Archive for Author 'Helen Hutchings', only excerpts shown, click title for full entry.
The first American to break the 400-mph barrier and holder of more speed and endurance records than any other man in automotive history died by—bicycle. On which the killers sent by a former business partner had ridden to his house to shoot him!
by A.J. Balfour
Who was the first female FBI agent? Would you have known it was a Packard? Written by a longtime Packard enthusiast, the book follows two generations of Packards, using many previously unpublished images.
edited by Carla Bailo and Terry Barclay
Candid observations from high-level female auto industry execs look at the practical (cf. do you really need a graduate degree?) and the abstract (cf. finding joy in the workplace). Whether you’re just starting out or looking at a career change, there’s probably an idea here that could show the way.
by Todd Zuercher
The fellow who brought you the Mustang also did the Bronco, Ford’s first SUV. Now it’s being reintroduced for 2021—and there is such demand that there’s an 18-month waitlist! This book explains what made it popular.
by Mark Misercola and Hank Kaczmarek
More than just another look at the orgy of brightwork that marked US cars of the era this book also offers model and body codes, original MSRP, basic specs, color charts, and current values.
by Robert C. Kreipke
Ford’s original entry into the automobile world, the Model T, was a runaway success—the A was too. Almost five million would be made so it’s no wonder that there are survivors and thus an active club scene—and books such as this, by Ford’s Corporate Historian and Manager of Special Projects.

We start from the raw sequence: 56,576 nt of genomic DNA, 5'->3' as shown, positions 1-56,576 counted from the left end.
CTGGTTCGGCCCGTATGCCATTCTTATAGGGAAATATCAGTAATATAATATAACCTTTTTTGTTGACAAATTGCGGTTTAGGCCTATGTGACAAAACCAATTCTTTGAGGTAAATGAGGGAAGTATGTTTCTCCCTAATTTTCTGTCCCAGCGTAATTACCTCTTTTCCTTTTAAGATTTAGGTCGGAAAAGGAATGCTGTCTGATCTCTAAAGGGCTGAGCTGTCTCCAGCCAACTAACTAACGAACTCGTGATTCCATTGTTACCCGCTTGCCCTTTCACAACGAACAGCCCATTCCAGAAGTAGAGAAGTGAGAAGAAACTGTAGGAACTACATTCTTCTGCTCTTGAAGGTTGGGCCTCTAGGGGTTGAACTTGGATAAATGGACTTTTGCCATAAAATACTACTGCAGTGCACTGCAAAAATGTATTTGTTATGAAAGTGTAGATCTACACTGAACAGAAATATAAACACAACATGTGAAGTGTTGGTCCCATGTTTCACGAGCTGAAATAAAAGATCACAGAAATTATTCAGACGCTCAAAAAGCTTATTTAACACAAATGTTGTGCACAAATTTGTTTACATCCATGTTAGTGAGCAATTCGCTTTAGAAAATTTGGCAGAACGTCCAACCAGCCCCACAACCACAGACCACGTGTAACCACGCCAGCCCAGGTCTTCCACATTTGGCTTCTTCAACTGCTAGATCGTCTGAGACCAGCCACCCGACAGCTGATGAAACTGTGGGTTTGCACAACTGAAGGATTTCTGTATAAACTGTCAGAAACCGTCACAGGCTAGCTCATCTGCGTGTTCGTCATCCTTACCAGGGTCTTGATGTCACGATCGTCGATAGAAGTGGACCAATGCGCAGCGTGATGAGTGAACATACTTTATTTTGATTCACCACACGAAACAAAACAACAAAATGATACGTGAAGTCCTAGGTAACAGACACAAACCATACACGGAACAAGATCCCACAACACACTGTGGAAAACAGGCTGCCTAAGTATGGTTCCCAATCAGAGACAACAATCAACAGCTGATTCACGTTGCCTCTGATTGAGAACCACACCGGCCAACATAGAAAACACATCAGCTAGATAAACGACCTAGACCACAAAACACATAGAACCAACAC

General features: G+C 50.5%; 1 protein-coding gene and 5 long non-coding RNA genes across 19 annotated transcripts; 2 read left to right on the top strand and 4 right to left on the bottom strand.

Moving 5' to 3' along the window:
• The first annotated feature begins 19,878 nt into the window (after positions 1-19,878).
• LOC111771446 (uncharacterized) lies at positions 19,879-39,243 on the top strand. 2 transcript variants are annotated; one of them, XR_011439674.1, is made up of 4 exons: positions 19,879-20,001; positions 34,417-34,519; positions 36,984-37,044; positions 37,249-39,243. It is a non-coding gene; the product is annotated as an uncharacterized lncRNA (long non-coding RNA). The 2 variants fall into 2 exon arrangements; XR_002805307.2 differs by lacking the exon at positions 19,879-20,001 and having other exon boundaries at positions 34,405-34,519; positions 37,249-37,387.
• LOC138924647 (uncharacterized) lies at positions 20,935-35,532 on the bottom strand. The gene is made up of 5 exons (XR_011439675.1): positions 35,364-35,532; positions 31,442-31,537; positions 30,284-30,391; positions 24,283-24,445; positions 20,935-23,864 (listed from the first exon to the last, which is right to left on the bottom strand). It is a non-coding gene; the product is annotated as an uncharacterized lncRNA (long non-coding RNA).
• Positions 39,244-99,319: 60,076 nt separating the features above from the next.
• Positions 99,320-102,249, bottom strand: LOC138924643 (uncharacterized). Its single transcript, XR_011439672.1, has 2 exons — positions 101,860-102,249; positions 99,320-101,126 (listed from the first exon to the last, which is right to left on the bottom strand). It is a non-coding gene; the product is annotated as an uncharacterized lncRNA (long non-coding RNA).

by Gary Dean Smith
So what’s it really like to be a designer at a big carmaker? A behind-the-scenes look at GM Design from the 1950s through the ‘80s with stories, quotes, and anecdotes told by designers, engineers, and sculptors.
by Pete Evanow
Intended at launch as a halo car, the Z showed the world that the Japanese really could get the essence of a sports car just right—looks, reliability, performance, even affordability—so right that it has remained in production for over fifty years.
by Ryan K. ZumMallen
The title is cryptic, but the core topic explored here is not: Do young people still like cars? Drivers, tuners, designers, and millenials weigh in.
by John A. Bridges
Studebaker built America’s first “people’s car.” Not!
But, what if? This novel is by a noted Studebaker historian who not only spun a yarn but is actually designing and building full-scale, running “alternate” Studebakers.
by Tom Morrison
So, so big—and so, so inefficient. But the industrialized world could not have become what it did without these behemoths, so here is a behemoth of a book to tell their story.
by Neal Bascomb
If this weren’t a true story it would make a gripping novel. Hitler’s state-sponsored racing effort is hardly a new topic, nor is the episode related here, but Bascomb has done his own, fresh research and presents it well.